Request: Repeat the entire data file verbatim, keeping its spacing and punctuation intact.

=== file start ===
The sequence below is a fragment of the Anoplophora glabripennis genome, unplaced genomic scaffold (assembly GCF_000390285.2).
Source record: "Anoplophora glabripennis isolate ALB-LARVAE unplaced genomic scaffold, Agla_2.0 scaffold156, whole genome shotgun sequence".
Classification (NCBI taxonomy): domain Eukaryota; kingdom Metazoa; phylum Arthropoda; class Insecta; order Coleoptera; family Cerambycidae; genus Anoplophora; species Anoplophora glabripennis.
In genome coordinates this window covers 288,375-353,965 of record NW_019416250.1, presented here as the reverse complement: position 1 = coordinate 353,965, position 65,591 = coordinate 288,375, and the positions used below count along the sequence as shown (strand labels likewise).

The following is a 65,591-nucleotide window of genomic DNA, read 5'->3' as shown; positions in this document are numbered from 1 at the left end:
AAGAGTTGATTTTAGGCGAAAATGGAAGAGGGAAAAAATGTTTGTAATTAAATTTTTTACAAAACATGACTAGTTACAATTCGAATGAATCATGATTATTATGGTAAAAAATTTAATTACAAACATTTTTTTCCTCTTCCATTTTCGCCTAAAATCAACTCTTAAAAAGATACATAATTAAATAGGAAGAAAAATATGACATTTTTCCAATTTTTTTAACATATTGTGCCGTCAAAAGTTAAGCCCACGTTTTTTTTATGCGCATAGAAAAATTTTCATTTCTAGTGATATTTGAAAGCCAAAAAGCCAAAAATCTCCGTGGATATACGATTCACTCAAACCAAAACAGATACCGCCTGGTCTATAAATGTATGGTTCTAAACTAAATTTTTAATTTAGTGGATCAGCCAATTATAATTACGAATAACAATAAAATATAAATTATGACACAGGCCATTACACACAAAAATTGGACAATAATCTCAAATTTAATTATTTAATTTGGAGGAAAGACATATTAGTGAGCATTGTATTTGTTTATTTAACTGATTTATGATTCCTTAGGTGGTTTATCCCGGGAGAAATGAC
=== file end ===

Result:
The sequence below is a fragment of the Anoplophora glabripennis genome, unplaced genomic scaffold (assembly GCF_000390285.2).
Source record: "Anoplophora glabripennis isolate ALB-LARVAE unplaced genomic scaffold, Agla_2.0 scaffold156, whole genome shotgun sequence".
Classification (NCBI taxonomy): domain Eukaryota; kingdom Metazoa; phylum Arthropoda; class Insecta; order Coleoptera; family Cerambycidae; genus Anoplophora; species Anoplophora glabripennis.
In genome coordinates this window covers 288,375-353,965 of record NW_019416250.1, presented here as the reverse complement: position 1 = coordinate 353,965, position 65,591 = coordinate 288,375, and the positions used below count along the sequence as shown (strand labels likewise).

The following is a 65,591-nucleotide window of genomic DNA, read 5'->3' as shown; positions in this document are numbered from 1 at the left end:
AAGAGTTGATTTTAGGCGAAAATGGAAGAGGGAAAAAATGTTTGTAATTAAATTTTTTACAAAACATGACTAGTTACAATTCGAATGAATCATGATTATTATGGTAAAAAATTTAATTACAAACATTTTTTTCCTCTTCCATTTTCGCCTAAAATCAACTCTTAAAAAGATACATAATTAAATAGGAAGAAAAATATGACATTTTTCCAATTTTTTTAACATATTGTGCCGTCAAAAGTTAAGCCCACGTTTTTTTTATGCGCATAGAAAAATTTTCATTTCTAGTGATATTTGAAAGCCAAAAAGCCAAAAATCTCCGTGGATATACGATTCACTCAAACCAAAACAGATACCGCCTGGTCTATAAATGTATGGTTCTAAACTAAATTTTTAATTTAGTGGATCAGCCAATTATAATTACGAATAACAATAAAATATAAATTATGACACAGGCCATTACACACAAAAATTGGACAATAATCTCAAATTTAATTATTTAATTTGGAGGAAAGACATATTAGTGAGCATTGTATTTGTTTATTTAACTGATTTATGATTCCTTAGGTGGTTTATCCCGGGAGAAATGAC